– Mitigation: Remedial action within six months
– Maintenance: Periodic testing and routine checks
What Can You Do To Reduce The Health Risks of Radon?
The first thing you need to do is check the radon map to see if you are in a high radon risk area. If the UK radon map shows that your area could potentially have high radon levels, then you will need to carry out some form of radon testing at your property.
While there are areas in the UK that are more at risk of radon, however, the only true way to know is to have radon testing carried out. You can purchase either 10 day or 3 month radon detectors online which will provide a reading in Becquerels (Bq/m3).
Once you have received the radon test results and the reading show high concentrations of radon within your home, then radon mitigation methods will need to be carried out.
How to Reduce Radon Levels?
If you have a reading over 100 Bq/m3 then it is recommended by the government that action should be taken to reduce those levels. The techniques that can be used to reduce high levels of radon are the following:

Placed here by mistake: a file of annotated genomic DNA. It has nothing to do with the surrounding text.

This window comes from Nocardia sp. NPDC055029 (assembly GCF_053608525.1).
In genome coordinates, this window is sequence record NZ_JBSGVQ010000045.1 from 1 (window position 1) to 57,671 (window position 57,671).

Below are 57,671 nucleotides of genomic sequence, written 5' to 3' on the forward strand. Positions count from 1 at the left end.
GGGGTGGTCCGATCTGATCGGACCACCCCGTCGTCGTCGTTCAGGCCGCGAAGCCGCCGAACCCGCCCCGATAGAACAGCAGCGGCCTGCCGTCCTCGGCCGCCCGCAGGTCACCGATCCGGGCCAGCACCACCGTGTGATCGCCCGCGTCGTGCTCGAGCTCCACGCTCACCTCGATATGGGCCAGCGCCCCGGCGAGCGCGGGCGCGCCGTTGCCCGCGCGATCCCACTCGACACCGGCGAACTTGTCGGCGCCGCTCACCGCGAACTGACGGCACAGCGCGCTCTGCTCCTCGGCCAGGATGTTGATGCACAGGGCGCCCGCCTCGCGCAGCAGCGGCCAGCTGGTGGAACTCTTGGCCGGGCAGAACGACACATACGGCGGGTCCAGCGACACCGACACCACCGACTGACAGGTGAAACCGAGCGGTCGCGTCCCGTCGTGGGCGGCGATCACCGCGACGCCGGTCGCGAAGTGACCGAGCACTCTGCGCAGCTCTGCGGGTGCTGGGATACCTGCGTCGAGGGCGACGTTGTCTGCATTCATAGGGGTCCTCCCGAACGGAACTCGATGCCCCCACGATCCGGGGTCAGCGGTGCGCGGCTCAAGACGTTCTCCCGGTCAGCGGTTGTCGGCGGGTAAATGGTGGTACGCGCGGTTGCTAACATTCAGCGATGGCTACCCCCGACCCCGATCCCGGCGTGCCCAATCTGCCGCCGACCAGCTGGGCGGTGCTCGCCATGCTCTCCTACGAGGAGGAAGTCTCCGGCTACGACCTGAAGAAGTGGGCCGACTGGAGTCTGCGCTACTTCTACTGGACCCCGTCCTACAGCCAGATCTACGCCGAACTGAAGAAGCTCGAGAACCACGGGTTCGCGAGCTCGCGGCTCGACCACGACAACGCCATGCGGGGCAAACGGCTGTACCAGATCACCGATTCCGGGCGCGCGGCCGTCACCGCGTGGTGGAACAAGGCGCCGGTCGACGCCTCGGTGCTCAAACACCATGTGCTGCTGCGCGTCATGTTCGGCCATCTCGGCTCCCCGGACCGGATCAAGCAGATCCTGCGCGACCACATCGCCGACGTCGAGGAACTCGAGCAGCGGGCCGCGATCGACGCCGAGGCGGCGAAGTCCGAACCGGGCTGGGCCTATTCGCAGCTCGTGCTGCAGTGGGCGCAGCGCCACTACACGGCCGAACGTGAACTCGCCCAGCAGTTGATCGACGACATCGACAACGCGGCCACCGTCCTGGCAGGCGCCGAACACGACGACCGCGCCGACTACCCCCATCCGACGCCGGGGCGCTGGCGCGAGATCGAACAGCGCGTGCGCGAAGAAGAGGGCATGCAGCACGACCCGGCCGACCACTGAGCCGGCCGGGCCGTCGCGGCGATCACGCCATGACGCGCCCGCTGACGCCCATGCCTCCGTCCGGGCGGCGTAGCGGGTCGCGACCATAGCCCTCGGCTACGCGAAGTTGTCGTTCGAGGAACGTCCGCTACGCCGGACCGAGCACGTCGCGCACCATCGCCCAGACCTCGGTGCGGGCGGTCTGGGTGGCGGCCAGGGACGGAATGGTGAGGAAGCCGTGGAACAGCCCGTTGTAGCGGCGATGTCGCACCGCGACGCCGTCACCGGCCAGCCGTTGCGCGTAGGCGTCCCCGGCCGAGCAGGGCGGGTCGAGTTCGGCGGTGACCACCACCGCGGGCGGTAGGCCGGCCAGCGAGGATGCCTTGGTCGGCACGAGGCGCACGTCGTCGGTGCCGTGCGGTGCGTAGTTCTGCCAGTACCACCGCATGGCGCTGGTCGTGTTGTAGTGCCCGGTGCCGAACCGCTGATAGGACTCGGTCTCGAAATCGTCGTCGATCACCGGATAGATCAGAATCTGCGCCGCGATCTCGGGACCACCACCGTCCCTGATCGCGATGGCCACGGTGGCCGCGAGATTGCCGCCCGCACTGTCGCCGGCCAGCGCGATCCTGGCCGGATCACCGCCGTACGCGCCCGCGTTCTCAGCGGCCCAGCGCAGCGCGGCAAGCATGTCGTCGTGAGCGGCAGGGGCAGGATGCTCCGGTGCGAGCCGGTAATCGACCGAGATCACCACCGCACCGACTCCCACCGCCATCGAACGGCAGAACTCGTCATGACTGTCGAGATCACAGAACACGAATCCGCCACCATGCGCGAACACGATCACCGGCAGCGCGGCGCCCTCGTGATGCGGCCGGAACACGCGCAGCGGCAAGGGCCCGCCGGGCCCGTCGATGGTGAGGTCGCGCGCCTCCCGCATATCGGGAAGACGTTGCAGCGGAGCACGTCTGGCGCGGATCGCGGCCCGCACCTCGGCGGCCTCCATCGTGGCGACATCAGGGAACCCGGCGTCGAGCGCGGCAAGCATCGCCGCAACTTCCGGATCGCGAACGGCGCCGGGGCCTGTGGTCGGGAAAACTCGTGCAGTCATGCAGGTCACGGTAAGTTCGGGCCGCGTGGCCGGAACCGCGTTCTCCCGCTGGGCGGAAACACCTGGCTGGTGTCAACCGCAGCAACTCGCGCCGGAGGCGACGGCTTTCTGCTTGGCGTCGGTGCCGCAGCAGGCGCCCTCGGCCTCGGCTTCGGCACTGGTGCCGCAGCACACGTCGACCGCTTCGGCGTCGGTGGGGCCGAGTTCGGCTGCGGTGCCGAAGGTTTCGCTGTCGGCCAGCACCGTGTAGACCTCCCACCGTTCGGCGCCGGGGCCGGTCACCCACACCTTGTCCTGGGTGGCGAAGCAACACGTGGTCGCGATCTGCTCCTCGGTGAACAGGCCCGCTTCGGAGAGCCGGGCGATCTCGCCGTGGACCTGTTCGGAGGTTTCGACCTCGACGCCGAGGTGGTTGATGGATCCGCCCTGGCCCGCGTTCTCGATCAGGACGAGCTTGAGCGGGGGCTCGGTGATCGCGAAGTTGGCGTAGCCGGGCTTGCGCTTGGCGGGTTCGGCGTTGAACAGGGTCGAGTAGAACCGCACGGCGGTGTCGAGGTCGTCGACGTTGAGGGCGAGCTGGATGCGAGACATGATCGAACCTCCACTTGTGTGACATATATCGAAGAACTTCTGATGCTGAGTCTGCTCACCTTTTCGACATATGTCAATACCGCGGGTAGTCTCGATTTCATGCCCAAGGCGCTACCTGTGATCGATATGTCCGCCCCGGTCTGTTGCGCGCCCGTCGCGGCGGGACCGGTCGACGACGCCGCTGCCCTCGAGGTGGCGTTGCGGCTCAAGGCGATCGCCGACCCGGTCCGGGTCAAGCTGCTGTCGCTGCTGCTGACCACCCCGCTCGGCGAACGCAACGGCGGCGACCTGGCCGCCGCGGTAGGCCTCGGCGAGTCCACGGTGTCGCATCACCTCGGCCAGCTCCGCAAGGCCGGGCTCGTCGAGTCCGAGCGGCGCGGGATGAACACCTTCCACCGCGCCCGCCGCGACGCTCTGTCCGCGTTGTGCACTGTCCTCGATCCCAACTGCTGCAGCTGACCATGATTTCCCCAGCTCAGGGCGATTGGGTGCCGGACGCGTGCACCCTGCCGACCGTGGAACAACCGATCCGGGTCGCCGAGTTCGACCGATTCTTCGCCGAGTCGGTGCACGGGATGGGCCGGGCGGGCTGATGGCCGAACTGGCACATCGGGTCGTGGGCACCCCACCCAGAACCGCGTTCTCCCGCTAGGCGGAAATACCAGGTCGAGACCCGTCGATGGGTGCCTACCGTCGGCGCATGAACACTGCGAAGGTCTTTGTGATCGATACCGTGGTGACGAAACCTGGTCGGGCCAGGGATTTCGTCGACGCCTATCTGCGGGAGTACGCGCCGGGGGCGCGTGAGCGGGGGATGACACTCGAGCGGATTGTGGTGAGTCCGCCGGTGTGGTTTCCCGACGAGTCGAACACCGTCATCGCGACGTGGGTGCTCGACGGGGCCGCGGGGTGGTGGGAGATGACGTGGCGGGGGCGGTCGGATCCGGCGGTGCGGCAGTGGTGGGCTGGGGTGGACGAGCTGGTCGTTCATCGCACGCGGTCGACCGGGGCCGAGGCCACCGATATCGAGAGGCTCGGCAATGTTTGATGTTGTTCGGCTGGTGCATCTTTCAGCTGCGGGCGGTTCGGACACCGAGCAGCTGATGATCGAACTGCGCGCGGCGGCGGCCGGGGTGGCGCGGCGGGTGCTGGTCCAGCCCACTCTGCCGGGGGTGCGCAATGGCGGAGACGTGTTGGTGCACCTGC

– Positive Pressure Ventilation. Positive pressure systems bring clean, fresh air into the building and inhibit radon being drawn in via advection by altering the pressure difference between the building and the ground
– Radon Sump. A radon sump is a small void created beneath a building, which acts as a collection point for the gas. Pipework and a fan are then installed to vent the gas safely away from the building.
– Cellars and Basements. Cellars and basements can be more complex to remediate and a combination of techniques, including positive pressure, sumps and sometimes special membranes may be required.
Who Can Help Reduce the Health Risk from Radon?
At PropertECO we are here to help with any of your radon-related questions. Having radon gas at your property can be a scary thought but the best solution is to first carry out a radon test, book a radon survey and then have the necessary mitigation works carried out.
Our team are on hand at every step of the process to help reduce the radon levels in the property below the target level of 100 Becquerels. Simply get in touch by clicking the link down below: